He then goes on to another common claim of creationists that reflects their astounding intellectual dishonesty. He lists a few biologists who are creationists – as if their opinions are evidence based, and contrasting them with the emotion-based acceptance of evolution.

Among scientists, however, >99% accept evolutionary theory – a relevant fact that Juby failed to mention. This is also in line with other research, showing that only at the highest levels of science education do facts trump emotion in forming our beliefs about controversial or emotional topics. Among the experts there is a strong consensus – the evidence overwhelmingly supports the conclusion that all life on earth is related through an evolutionary process. Juby, however, rattles off a couple of creationist exceptions as if they are the rule.

It is hard to imagine that Juby is not aware of these facts. We are left to conclude that he is either living in a creationist bubble or is flagrantly dishonest in dealing with the question of scientific acceptance of evolution.

Eventually Juby gets around to listing some of the alleged overwhelming evidence for creation, including irreducible complexity and lack of a mechanism for increasing genetic information. He lists a bunch of old long-discredited creationist canards, and that is his “overwhelming evidence.”

Creationists proposed the notion of irreducible complexity over a decade ago, and really it was just a reformulation of arguments they have been putting forward for a century and a half – since Darwin proposed his version of evolutionary theory. It has been debated and discussed among scientists, and found to be a fatally flawed idea. It’s flat out wrong – disproved by numerous counter examples. I first wrote about it myself in 1999, and the arguments haven’t changed.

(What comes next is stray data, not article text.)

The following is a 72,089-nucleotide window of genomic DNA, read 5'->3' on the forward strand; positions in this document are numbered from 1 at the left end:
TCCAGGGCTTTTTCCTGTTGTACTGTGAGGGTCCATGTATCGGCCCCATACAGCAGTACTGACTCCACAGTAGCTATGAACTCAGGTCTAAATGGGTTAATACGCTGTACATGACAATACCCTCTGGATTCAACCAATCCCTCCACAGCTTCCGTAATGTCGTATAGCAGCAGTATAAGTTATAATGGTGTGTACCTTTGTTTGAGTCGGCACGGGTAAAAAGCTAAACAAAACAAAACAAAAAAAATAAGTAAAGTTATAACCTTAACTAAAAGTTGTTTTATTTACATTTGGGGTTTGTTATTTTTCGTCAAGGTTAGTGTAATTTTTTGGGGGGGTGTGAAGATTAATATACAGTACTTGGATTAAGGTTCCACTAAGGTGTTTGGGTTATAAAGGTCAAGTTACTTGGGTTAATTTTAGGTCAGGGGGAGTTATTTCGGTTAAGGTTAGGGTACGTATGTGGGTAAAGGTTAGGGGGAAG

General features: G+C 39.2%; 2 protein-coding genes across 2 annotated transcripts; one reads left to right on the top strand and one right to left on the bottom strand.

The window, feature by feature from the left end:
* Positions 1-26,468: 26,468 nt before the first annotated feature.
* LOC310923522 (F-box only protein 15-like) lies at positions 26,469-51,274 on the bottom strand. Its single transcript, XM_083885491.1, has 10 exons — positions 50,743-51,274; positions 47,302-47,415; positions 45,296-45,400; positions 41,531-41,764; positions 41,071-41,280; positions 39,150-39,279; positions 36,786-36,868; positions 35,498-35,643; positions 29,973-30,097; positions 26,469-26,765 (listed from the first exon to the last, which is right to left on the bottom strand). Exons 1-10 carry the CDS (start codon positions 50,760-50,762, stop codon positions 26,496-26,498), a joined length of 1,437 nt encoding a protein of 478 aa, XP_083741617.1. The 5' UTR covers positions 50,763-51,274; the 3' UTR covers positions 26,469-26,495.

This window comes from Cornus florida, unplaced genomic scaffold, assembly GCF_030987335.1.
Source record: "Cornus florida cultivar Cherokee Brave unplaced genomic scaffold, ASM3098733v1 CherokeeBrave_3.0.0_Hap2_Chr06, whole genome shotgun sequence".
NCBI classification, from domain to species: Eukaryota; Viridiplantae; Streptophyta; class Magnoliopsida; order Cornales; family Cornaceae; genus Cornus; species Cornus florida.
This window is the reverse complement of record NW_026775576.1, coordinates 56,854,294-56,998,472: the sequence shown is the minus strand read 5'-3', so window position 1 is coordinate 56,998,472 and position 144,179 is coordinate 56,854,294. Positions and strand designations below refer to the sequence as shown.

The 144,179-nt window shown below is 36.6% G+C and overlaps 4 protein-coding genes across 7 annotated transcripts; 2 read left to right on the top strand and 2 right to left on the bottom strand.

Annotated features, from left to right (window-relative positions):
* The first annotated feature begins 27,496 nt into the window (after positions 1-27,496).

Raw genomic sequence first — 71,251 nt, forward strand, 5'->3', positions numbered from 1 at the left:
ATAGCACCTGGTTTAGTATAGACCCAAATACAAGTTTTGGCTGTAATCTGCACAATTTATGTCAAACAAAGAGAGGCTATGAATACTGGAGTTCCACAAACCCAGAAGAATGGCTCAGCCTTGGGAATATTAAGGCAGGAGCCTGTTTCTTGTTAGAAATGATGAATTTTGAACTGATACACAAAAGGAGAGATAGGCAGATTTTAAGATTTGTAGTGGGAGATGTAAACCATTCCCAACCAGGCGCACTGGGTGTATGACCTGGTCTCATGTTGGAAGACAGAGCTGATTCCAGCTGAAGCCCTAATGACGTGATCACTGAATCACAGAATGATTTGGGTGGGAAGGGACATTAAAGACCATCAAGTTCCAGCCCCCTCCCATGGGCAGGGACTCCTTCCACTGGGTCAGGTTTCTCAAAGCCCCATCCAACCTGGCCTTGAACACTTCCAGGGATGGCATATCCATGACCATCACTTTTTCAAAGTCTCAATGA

The alleged lack of a mechanism for generating new genetic information is nonsense – not a serious scientific or even philosophical argument. (I first debunked this one in 2002.) The combination of random mutations and selective pressures, combined with gene duplication and other genetic mechanisms, are fully capable of increasing overall genetic information and creating new information.

Creationists like Juby have no counterarguments to the scientific consensus clearly demonstrating that irreducible complexity and creationist abuses of information theory are false. They simply trot out the same discarded claims over and over again with arrogance and casual dismissiveness of the scientific consensus – a consensus slowly built on a mountain of evidence.

I’m not bothered by the fact the people like Juby can promote their nonsense on an open forum like YouTube. He is unlikely to change anyone’s opinion. He also provides yet another opportunity to point out the terrible logic and questionable honesty of the creationists. They do make it easy in that they have nothing new to say. Science changes and new ideas and new evidence are brought to bare. Creationism is stuck in its prescientific conclusion, and continue to rely upon long discredited arguments – even when dressed up in a slick YouTube video.


  1. Oh, similar to the "gut feeling of evolution"?

    1. So you consider the scientific consensus that evolution is a fact a "gut feeling"? Have you bothered to look at the evidence? If you have and still deny it then the only explanation I can think of is you believe in a global conspiracy by 99% of all biologist, all over the world. Doesn't that seem improbably? If you haven't looked at the evidence then that is a different story. I have a lot of good videos on YouTube that simplify it: http://www.youtube.com/user/celebrationofreason